Harsimrat Kaur Badal seeks to clear cloud over Amazon’s food plans
Food processing minister Harsimrat Kaur Badal has asked the Department of Industrial Policy and Promotion (DIPP) to relax restrictions imposed on Amazon’s food retailing plans, which have prevented the Seattlebased company’s ambitious $500-million project from taking off.
Progress on Amazon’s investment proposal has been stalled by operational curbs for almost a year since it won approval.
The DIPP, a division of the commerce and industry ministry that facilitates investment and technology flows, wants Amazon to separate the warehouses, logistics and inventories for the food-only venture from those of its flagship online marketplace in India.
“Last month, I met the officials at DIPP to sort out Amazon’s food retail venture, which had met with some roadblocks,” Badal told.
“First, DIPP was not allowing them to have it (food retail and marketplace products) in the same space. Then they told them to maintain separate inventories.” The minister said that while DIPP has agreed to relax the requirement of maintaining separate warehouses, the department is yet to allow Amazon to use the same transportation and logistics resources for distribution in both ventures.
Badal to Meet DIPP Officials Again
Amazon declined to comment on Badal’s initiatives.
Badal, the advocate and architect of India’s food-only retailing policy, is pushing the largest investment in the sector, which other global giants have spurned. The minister said she will meet DIPP officials again in a bid to clear other “roadblocks” for Amazon.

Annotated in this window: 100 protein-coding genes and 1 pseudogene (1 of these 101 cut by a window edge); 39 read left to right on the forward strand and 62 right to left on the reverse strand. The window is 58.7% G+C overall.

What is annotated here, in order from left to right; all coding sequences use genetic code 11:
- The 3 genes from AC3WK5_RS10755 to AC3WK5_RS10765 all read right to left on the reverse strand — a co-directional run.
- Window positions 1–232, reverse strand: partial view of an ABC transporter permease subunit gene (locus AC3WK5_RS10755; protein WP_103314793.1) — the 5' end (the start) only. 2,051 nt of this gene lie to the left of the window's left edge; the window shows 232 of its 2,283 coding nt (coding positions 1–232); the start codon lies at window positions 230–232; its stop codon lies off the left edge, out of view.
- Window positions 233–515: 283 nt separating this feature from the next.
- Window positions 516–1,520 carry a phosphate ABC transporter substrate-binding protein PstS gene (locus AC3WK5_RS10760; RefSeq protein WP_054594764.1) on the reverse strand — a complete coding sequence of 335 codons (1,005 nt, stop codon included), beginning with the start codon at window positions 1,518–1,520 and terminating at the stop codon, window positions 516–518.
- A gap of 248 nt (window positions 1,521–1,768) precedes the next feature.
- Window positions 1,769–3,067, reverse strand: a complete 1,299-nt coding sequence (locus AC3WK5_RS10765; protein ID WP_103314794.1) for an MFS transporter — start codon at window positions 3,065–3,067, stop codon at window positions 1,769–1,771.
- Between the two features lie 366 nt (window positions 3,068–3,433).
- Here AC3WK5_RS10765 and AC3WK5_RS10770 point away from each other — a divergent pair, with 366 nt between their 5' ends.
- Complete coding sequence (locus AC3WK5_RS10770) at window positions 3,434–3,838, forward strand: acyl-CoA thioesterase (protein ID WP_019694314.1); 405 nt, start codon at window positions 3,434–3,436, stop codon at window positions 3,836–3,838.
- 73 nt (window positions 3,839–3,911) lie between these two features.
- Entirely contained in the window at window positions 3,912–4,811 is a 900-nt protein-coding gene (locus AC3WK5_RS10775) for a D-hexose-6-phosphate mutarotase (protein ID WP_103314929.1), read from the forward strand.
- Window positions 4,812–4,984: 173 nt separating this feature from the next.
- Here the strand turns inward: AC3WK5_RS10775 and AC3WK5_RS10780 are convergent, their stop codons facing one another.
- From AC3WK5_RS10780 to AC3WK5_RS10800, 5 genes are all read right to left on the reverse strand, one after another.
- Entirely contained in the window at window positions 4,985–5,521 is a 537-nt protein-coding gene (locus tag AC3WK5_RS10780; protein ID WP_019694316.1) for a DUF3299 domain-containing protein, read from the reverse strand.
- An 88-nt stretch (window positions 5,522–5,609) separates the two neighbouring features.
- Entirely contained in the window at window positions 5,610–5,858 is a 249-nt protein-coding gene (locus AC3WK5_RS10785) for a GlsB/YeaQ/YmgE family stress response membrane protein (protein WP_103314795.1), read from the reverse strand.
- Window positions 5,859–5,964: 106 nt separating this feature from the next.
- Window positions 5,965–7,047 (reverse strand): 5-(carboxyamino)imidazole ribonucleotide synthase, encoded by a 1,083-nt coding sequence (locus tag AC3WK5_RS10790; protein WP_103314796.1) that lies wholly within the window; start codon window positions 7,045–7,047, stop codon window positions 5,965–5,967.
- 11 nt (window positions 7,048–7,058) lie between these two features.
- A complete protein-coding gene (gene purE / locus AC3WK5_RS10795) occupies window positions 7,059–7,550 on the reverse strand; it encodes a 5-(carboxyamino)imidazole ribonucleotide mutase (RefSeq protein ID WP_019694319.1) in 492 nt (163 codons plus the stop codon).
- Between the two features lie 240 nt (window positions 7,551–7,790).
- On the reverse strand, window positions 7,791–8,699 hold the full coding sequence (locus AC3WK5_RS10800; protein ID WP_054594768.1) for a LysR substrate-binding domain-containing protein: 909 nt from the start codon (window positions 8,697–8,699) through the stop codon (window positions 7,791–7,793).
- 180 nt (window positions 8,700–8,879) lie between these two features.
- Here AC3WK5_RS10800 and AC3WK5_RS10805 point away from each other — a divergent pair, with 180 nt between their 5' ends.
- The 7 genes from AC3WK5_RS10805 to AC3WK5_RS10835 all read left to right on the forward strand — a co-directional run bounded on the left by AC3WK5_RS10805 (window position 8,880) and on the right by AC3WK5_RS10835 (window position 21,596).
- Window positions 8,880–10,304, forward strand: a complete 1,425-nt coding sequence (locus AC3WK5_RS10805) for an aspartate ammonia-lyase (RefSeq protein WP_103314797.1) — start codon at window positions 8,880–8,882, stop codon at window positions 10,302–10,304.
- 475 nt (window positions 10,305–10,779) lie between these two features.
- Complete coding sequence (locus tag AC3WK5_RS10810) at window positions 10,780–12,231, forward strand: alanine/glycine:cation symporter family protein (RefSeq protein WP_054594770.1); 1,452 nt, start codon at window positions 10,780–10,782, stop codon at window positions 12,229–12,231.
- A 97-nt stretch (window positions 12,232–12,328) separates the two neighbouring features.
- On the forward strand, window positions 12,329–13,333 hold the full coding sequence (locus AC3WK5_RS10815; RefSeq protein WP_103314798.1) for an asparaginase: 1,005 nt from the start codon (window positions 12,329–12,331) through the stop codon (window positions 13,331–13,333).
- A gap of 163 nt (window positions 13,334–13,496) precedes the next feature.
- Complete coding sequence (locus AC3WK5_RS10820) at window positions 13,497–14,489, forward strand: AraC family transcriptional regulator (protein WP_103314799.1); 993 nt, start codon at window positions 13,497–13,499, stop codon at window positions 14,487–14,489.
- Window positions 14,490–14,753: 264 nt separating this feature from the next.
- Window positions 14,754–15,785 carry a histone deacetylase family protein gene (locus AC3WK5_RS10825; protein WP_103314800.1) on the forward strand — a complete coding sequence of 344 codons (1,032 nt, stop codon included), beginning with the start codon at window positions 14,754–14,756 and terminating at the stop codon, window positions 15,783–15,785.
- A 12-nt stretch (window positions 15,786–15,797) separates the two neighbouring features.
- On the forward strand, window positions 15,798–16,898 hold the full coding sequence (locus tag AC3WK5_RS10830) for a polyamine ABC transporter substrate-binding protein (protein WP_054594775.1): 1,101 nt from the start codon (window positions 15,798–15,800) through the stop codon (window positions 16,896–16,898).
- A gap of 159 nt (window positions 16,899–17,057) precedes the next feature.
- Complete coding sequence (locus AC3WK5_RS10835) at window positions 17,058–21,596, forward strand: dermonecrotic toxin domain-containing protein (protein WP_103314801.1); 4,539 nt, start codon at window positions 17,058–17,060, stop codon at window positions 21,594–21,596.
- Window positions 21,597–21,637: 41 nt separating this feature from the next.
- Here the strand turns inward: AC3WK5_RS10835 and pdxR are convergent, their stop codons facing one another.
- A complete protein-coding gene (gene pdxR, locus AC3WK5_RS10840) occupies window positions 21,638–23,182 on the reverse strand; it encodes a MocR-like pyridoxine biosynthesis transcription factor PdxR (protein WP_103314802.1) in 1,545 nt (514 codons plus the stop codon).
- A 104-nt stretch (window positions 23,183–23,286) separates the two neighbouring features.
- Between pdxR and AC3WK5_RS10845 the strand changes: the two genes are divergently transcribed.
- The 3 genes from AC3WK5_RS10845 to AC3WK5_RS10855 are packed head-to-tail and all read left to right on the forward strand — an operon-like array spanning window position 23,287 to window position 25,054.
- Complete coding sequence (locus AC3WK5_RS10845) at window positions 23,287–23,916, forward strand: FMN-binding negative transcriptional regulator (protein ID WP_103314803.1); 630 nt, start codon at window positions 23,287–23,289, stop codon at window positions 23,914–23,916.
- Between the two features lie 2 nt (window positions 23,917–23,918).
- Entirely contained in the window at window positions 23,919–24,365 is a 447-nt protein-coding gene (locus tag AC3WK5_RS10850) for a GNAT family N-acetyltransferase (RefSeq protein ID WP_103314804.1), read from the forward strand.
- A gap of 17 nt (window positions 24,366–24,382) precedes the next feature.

Amazon has invested billions of dollars in infrastructure such as warehouses, logistics and and transportation for its online marketplace in India and not being able to use these resources for the food retailing venture would only make the business known for its wafer-thin margins more difficult, said a person familiar with the matter.
Amazon had committed investing $5 billion in India in 2016 and a recent report said it would put in an additional $2 billion after Walmart acquired control of local online rival Flipkart.
Analysts said Badal is trying to salvage a showcase investment proposal of the 2016 policy allowing 100% foreign ownership in retail ventures that sell food products directly to consumers — both online and offline — provided they are sourced and packaged within the country. Amazon was the only global giant to apply through this route. Others including Walmart said food-only ventures by themselves didn’t make sense and the government must allow them to stock a portion of non-food items to make to make the business viable.
However, Amazon’s plans hit a snag after the government asked it to keep the food retailing venture separate from the online marketplace business. Amazon has asked the DIPP whether it can share some of the warehouse staff, entry and exit doors at warehouses, barcode machines, trollies, pallets and other logistical paraphernalia for its food-only venture with the existing infrastructure of Amazon.in.
The Seattle-based retailer also wants to know if it can maintain the “segregation virtually”.
Badal said the DIPP has asked Amazon not to use the marketplace transportation and distribution network for its food retail business and said she would talk to DIPP to get the issue “sorted”.
Amazon Retail India Pvt, the wholly owned food venture of the US company, has been running a pilot in Pune. However, sources said the operation is merely an extension of Amazon India’s online grocery retail initiatives, with the only difference being bills issued in the name of Amazon Retail India.
When India opened food-only retailing to FDI in 2016, Badal travelled to the UK, Italy and France to woo retailers and food processing companies including Tesco, but the response was muted.
Source: Economic Times